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Homemade Apple Pie Recipe by Chef Paul Suplee

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Homemade Apple Pie Recipe by Chef Paul Suplee

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Ingredients

Adjust Servings:
Dough
5.5 ounces all purpose flour
8 ounces Butter
1/4 cup light brown sugar
1/4 cup ice water
Filling
3 granny smith apples peeled, cored, sliced 1/8 inch thick (3mm)
3 golden deliciuous apples peeled, cored, sliced 1/8 inch thick (3mm)
5 ounces Sugar
1 1/4 ounce cornstarch
1/2 teaspoon nutmeg
1/2 teaspoon cinnamon
1 tablespoon Lemon Juice
Pie Shine
1 part simple syrup (1 part sugar dissolved in 1 part simmering water)
1 cup corn syrup
Features:
  • Vegetarian

This traditional apple pie recipe is brought to you by Chef Paul Suplee,  Associate Professor of Culinary Arts at Wor-Wic Community College.

  • 80 min
  • Serves 6
  • Medium

Ingredients

  • Dough

  • Filling

  • Pie Shine

Directions

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When the holidays approach, people typically buckle down and decorate, cook, clean, and if they have a gaggle of kids as do we, they clean some more just to try to keep up.

And with cooking at the forefront of chores during these crazy times, we may find ourselves making the usual pumpkin pie, pecan pie or perhaps other fruit pies, such as apple, cranberry, combinations of the two, and more.

Now, I love a good pumpkin pie, and there is none finer than that cooked by my wife every Thanksgiving from our Halloween pumpkins. After they are roasted, the Mrs. will puree the tender flesh; excess water squeezed out through cheesecloth, and set aside to be used.

At this point you may be thinking, “Wait a minute, that’s not a pumpkin pie in the picture. This guy’s nuts.” And you would be correct on both counts. I am neither sane nor representing the photograph in this column sufficiently well as of yet.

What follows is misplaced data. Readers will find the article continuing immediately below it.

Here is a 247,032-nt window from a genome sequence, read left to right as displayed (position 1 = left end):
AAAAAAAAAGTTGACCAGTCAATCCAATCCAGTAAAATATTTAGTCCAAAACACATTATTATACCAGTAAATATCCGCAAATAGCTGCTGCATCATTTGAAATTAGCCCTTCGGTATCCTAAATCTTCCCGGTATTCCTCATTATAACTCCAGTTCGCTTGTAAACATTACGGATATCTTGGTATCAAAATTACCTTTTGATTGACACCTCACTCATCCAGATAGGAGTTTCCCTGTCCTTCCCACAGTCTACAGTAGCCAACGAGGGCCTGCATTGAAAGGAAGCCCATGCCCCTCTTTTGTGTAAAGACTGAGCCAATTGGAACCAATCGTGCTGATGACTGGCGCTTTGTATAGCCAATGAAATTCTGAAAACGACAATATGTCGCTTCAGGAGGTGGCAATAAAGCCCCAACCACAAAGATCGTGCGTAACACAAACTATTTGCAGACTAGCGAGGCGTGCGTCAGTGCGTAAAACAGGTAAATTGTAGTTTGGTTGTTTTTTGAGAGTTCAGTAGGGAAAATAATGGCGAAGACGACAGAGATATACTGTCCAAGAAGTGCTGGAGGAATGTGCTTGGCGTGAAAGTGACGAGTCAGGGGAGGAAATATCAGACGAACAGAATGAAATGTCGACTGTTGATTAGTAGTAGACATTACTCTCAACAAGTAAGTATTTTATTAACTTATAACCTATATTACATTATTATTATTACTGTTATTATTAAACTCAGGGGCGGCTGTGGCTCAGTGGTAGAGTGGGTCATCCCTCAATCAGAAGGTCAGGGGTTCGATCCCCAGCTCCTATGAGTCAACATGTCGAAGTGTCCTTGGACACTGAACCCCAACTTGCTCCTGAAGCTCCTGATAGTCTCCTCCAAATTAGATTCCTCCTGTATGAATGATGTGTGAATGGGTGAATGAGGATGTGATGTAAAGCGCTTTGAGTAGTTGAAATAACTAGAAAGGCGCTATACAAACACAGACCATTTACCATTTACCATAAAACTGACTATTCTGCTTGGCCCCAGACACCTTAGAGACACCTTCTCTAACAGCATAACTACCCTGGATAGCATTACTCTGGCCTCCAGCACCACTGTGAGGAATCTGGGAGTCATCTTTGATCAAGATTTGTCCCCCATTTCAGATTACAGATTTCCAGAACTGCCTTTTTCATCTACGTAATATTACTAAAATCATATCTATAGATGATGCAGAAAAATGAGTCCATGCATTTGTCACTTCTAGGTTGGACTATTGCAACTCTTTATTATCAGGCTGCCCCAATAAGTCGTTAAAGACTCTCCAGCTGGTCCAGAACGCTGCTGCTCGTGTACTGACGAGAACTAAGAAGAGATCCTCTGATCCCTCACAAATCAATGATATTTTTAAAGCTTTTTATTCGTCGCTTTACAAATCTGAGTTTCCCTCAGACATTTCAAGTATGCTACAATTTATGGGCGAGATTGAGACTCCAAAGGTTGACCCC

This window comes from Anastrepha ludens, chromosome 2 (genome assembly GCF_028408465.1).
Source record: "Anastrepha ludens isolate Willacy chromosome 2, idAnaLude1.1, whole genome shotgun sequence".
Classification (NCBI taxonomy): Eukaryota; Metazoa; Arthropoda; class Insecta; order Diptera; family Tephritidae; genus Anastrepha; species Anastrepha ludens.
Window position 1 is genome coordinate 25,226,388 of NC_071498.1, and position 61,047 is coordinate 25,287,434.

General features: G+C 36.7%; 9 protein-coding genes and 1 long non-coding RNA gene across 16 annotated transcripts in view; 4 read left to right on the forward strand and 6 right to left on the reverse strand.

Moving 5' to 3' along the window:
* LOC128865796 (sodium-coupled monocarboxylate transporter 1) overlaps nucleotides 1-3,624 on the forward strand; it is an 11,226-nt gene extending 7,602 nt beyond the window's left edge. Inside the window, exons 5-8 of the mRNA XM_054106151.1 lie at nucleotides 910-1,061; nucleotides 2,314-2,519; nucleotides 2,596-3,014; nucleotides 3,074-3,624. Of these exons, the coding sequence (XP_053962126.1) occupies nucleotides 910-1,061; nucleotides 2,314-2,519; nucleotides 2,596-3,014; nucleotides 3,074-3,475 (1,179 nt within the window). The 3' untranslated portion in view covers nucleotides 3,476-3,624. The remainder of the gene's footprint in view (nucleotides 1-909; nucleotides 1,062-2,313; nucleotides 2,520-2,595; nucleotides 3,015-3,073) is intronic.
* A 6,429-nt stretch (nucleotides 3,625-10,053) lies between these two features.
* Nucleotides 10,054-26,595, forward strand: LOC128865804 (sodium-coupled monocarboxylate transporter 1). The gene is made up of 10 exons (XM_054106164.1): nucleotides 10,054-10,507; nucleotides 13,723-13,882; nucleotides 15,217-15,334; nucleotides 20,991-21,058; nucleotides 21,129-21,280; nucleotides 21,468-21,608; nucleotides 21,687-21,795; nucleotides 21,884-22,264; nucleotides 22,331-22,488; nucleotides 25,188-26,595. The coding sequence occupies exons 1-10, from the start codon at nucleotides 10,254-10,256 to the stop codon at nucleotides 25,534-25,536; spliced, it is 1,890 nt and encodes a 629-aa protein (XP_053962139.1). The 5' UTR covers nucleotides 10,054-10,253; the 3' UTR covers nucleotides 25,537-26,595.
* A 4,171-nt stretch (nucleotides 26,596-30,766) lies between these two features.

While my wife makes the pumpkin pie, I make the good old-fashioned American apple pie. And for my wife, who likes tons of dough, I try to make it extra doughy. Freshly heated throughout, it goes amazingly well with Chesapeake Farms Vanilla and apple pie ice creams, from the eponymous local artisan creamery making their own goods from their herd of dairy cattle.

Come to think of it, I don’t think that I need to wait for the holidays to enjoy fresh ice cream and fruit pie. I may just have to jump into this right about now. Enjoy below a good-old traditional apple pie recipe.

How to Make Apple Pie

  1. Many people work this dough in a mixer or food processor. I would recommend rubbing the butter into the flour by hand. Stop before the butter becomes completely mealy, as many apple pie recipes indicate. If you do this right, you will have paper-thin sheets of butter throughout the dough, and when it is cooked, the moisture in the butter turns to steam, and gives you nice little flaky pockets, AKA flaky pie crust.
  2. Add the rest of the ingredients and add the water 15 ml (1 Tbsp) at a time. You don’t want the dough too wet, and when you can roll it up, wrap it and put in the fridge for 1 hour. Remove, and cut into 2 equal pieces, for top and bottom.
  3. Combine the filling ingredients, roll the dough into a 9” pie pan, fill and top with second piece. Crimp and brush with an egg wash.
  4. Crimp and cut vents in top. Bake at 168C (335F) for around one hour. At the 30-minute mark, start brushing with the pie shine, and do this one more time at the 45-minute mark.
  5. Remove when the apples offer no resistance to a knife inserted in the middle.
  6. Eat your pie, take a nap, and then go for a nice long jog!

Paul Suplee

Paul G. Suplee CEC, PC III is a private chef, college professor, writer, photographer & blogger who breathes food.

Active in the professional food service industry since 1983, he has worked in a number of locations across the United States. Paul now teaches adult students near Ocean City, Maryland after an interesting four-year career as a high school teacher.

No disrespect to the food stylist world or that of the food writer, but what you see and read from him, love it or hate it, is what you will get at his table. No blowtorches, no crisco-ice cream and no molasses in place of natural glazing, either in photo or word.

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